How my White family will fight Islamaphobia

zoeby guest blogger Zoë Williams

This post is part of a week-long series highlighting supporters of Showing Up for Racial Justice (SURJ), both in their parenting of race-conscious children and their activist work for racial justice. SURJ is a national network of groups and individuals organizing White people for racial justice. For more resources and information check out SURJ’s website.

The first time I remember a teacher formally introducing Islam to me was freshman year of high school. My geography teacher talked about “the Middle East” and played the movie Not Without My Daughter. The film is an incredibly racist and inaccurate depiction of Muslim and Iranian culture that emboldens every Islamaphobic stereotype imaginable. It was presented to my class—a predominantly White working poor and working class community—as an accurate portrayal of Muslim culture.

Months later, it was September 11, 2001. My community felt a giant push to join the military and patriot groups. Racial slurs were folded into everyday conversations. At that time, I frequently felt powerless and incapable of changing this dynamic.

Fifteen years later, I am a parent of two very young children and living ten minutes away from the home I grew up in. Islamaphobia is still on the rise, and I know it isn’t fueled by Donald Trump’s hate filled rhetoric alone. Much of mainstream White America holds views of Islam and Muslim culture shaped by stereotypes, xenophobia, and racism.

My oldest child is two years old, and my family is already trying to discern how we stay on our toes to identify, disrupt, and replace any information that spreads hate. While finding opportunities for our kids to learn more about Muslim, Arab, Persian, and South Asian cultures is important, that’s only half of our job. We also have to ensure that children, specifically our White, non-Muslim children, learn to resist White supremacy and xenophobia, as well as take action in solidarity with communities being targeted.

How do the spaces closest to us enable harassment and violence against our Muslim and Arab neighbors? How are we disrupting it?

We put a sign in our yard that says “We Love Our Muslim Neighbors,” and ordered a “Stop Profiling Muslims” sticker for our car. We have conversations about why it’s important to make these statements in visible ways.

Because Islamaphobia is so insidious, we encounter it every day. Recently we were standing in line in a grocery store and someone in front of us began to make very loud comments about a woman wearing a head scarf.

“I just can’t help but feel nervous when I see folks looking like that, you know?” he said. I could tell the woman heard him, as did most people in the area.

My face turned hot, and I tried to figure out how to handle the situation. I looked down at my kids. My toddler was watching my every move.

“No, I don’t know what you’re saying. I think that’s a very rude and offensive thing to say, and I’m upset that you are speaking hatefully around my family.”

My family has also taken a close look at what our kids are learning about Islam, Muslim culture, and Muslim countries. We’ve been looking for ways to ensure our kids know the overwhelmingly positive contributions Muslim, Arab, Persian, and South Asian communities have made in the world in medicine, education, politics, philosophy, human aid, and more.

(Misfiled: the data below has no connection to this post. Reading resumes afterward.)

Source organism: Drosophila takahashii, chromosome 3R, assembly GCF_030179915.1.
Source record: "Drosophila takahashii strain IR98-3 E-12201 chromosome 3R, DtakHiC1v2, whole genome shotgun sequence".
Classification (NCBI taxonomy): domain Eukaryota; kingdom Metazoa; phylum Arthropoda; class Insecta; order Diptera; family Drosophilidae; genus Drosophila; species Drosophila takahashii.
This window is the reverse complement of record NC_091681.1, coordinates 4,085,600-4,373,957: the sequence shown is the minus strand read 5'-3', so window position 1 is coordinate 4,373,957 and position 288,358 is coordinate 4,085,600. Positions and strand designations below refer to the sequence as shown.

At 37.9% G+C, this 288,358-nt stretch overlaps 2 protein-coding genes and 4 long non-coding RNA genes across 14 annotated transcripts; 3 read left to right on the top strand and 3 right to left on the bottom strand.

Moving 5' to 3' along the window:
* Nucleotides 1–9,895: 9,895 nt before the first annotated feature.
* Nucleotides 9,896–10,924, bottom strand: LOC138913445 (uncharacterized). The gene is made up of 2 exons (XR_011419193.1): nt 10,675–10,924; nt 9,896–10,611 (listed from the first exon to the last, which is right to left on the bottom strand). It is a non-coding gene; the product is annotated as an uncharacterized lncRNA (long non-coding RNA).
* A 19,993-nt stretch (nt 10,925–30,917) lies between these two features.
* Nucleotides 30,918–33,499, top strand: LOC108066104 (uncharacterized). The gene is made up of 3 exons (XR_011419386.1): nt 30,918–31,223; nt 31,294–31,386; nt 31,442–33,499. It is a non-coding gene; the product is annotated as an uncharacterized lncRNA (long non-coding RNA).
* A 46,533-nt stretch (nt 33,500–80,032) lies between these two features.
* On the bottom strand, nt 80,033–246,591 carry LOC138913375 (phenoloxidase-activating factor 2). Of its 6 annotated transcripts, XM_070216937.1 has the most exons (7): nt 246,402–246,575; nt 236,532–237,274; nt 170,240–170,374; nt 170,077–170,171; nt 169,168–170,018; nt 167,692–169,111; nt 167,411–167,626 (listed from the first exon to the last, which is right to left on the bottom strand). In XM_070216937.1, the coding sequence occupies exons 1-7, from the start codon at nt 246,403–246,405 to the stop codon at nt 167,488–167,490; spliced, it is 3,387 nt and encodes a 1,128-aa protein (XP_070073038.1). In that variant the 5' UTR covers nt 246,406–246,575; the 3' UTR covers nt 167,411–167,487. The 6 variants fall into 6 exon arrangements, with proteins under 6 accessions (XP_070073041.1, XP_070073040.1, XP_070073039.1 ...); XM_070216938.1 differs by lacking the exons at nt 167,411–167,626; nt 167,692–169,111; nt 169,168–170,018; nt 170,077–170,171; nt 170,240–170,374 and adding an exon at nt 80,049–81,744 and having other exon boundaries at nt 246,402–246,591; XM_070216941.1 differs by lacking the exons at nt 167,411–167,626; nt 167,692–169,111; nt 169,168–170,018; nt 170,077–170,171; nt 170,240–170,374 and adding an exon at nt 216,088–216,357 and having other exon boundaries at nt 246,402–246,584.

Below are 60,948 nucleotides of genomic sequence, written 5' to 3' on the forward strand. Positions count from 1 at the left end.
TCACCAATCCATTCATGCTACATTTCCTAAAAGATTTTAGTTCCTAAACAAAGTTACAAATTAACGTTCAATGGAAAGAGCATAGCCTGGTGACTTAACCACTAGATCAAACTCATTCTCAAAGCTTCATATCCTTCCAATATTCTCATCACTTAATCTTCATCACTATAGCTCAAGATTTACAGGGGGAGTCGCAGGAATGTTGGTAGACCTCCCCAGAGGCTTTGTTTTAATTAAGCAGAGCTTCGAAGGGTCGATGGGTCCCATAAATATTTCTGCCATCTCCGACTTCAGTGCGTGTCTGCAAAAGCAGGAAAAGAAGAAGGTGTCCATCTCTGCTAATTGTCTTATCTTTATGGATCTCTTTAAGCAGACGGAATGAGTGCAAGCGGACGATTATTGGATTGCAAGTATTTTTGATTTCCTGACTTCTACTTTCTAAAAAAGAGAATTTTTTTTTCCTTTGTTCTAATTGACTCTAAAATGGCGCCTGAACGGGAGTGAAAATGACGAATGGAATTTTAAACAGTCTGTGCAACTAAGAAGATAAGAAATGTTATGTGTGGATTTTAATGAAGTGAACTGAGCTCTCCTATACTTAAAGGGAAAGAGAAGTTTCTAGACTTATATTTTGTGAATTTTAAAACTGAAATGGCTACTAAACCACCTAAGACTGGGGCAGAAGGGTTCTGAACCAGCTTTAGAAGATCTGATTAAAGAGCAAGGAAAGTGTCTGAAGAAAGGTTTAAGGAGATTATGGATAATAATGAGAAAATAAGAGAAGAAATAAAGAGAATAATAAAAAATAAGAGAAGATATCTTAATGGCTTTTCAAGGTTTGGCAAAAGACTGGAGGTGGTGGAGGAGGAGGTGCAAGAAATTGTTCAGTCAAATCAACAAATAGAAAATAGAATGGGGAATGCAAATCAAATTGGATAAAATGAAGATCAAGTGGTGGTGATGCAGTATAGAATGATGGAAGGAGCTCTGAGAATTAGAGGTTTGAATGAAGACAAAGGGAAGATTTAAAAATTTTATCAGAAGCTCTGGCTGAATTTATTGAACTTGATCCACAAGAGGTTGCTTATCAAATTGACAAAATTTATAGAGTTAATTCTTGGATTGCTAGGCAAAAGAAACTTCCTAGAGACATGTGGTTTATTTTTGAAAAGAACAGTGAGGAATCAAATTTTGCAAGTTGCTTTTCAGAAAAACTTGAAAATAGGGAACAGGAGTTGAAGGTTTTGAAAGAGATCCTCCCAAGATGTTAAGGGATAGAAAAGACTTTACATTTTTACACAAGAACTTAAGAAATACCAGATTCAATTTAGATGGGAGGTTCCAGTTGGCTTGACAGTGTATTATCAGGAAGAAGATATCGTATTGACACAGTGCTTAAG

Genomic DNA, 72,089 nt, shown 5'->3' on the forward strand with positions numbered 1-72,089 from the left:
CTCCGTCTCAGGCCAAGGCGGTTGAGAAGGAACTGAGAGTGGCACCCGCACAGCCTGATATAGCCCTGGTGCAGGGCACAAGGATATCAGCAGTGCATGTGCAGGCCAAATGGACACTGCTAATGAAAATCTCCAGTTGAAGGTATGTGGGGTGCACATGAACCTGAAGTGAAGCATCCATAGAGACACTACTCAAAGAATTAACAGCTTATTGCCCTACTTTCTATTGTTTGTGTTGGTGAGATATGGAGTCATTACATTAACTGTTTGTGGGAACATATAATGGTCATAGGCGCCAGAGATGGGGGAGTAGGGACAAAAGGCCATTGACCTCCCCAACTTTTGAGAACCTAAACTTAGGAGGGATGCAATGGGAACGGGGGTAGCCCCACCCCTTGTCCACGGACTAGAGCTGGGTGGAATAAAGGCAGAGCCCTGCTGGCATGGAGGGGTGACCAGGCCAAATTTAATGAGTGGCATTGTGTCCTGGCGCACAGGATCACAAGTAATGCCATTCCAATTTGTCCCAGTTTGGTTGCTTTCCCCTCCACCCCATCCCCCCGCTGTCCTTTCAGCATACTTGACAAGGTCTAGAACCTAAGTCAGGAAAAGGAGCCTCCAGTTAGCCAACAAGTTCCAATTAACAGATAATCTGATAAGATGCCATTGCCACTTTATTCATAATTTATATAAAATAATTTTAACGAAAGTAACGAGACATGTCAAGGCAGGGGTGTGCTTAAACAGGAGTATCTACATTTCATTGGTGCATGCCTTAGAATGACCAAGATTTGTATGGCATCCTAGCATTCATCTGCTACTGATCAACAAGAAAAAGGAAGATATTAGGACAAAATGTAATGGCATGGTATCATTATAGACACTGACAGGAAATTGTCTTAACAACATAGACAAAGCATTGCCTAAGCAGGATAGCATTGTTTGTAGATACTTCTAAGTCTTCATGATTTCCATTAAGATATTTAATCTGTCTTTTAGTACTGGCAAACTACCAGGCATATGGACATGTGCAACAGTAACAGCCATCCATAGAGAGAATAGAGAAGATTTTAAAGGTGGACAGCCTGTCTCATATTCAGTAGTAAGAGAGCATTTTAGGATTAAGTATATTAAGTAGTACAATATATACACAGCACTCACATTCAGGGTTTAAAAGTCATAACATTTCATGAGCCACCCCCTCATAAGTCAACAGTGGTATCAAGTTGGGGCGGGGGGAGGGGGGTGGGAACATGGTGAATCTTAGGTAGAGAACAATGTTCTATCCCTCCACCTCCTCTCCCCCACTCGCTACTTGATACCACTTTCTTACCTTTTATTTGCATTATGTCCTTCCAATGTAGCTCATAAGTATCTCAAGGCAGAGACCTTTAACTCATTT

We’ve also been looking for books written by Muslim, Arab, Persian, and South Asian authors. Often, books with White authors misrepresent or oversimplify information. We think it’s important to lift up the voices of authors who speak from personal experience. Some of our favorites are Golden Domes & Silver Lanterns A Muslim Book of Colors, Four Feet Two Sandles, My Name Was Hussein Roma Bulgaria, Ramadan Moon, My Mother’s Garden, The Silly Chicken, and Sitti’s Secrets.

We’ve also made a commitment to media literacy conversations. When we see a depiction of the characters from Disney’s Aladdin or a photo in the newspaper, I point out how Muslims and Arabs being depicted compared to White people or Christians. My partner and I have conversations around our kids about who benefits, and why that happens. Someday, we hope our kids join in.

Even though my kids are very young, we’ve also found ways for them to be activists. My kids both come to Denver’s Showing Up for Racial Justice (SURJ) chapter meetings. We make an effort to support Muslim and Arab owned businesses, such as Denver’s Shish Kabob, whose owner has spoken out about the impacts of Islamaphobia on his community. When a Colorado Congressman voted to support a bill rooted that was deeply harmful to Syrian refugees, my toddler and I made signs and sent pictures of us to him through social media. Our SURJ chapter also made a video expressing solidarity with Muslims and both of my kids were able to participate.

It’s going to take an entire movement to stop the Islamaphobic rhetoric of Donald Trump and Fox News, and that’s why it’s crucial to get involved in organizing however we can. Also, it’s important to remember how much impact we can have every day in our homes and communities to support our entire families in being activists.


Zoë Williams is a genderqueer parent and organizer in Denver, Colorado. They have done social justice work for 17 years, and currently mobilize with Denver SURJ and SURJ families.

If you would like to find out more about joining parent activists through SURJ, please join the Showing Up For Racial Justice (SURJ) Families Facebook group or become a SURJ member.

Click here for more information on participating in a Raising Race Conscious Children interactive workshop/webinar or small group workshop series.